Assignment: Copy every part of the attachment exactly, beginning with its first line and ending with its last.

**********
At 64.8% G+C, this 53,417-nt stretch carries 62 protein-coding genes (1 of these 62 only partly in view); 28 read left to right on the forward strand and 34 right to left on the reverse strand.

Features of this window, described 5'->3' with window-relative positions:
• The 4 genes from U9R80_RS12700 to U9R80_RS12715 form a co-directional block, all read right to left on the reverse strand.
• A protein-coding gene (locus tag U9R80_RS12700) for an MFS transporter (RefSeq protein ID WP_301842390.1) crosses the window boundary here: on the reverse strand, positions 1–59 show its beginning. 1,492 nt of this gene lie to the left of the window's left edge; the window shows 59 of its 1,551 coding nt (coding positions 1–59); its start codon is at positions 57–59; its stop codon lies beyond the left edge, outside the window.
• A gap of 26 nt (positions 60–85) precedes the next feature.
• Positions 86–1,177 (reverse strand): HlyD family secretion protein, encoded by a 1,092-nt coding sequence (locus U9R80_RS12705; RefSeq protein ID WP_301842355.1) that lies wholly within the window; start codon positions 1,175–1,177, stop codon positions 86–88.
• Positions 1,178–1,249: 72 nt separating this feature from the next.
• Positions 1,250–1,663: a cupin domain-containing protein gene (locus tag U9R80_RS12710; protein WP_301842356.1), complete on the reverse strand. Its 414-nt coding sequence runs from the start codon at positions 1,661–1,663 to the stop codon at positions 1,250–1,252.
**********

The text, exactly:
At 64.8% G+C, this 53,417-nt stretch carries 62 protein-coding genes (1 of these 62 only partly in view); 28 read left to right on the forward strand and 34 right to left on the reverse strand.

Features of this window, described 5'->3' with window-relative positions:
• The 4 genes from U9R80_RS12700 to U9R80_RS12715 form a co-directional block, all read right to left on the reverse strand.
• A protein-coding gene (locus tag U9R80_RS12700) for an MFS transporter (RefSeq protein ID WP_301842390.1) crosses the window boundary here: on the reverse strand, positions 1–59 show its beginning. 1,492 nt of this gene lie to the left of the window's left edge; the window shows 59 of its 1,551 coding nt (coding positions 1–59); its start codon is at positions 57–59; its stop codon lies beyond the left edge, outside the window.
• A gap of 26 nt (positions 60–85) precedes the next feature.
• Positions 86–1,177 (reverse strand): HlyD family secretion protein, encoded by a 1,092-nt coding sequence (locus U9R80_RS12705; RefSeq protein ID WP_301842355.1) that lies wholly within the window; start codon positions 1,175–1,177, stop codon positions 86–88.
• Positions 1,178–1,249: 72 nt separating this feature from the next.
• Positions 1,250–1,663: a cupin domain-containing protein gene (locus tag U9R80_RS12710; protein WP_301842356.1), complete on the reverse strand. Its 414-nt coding sequence runs from the start codon at positions 1,661–1,663 to the stop codon at positions 1,250–1,252.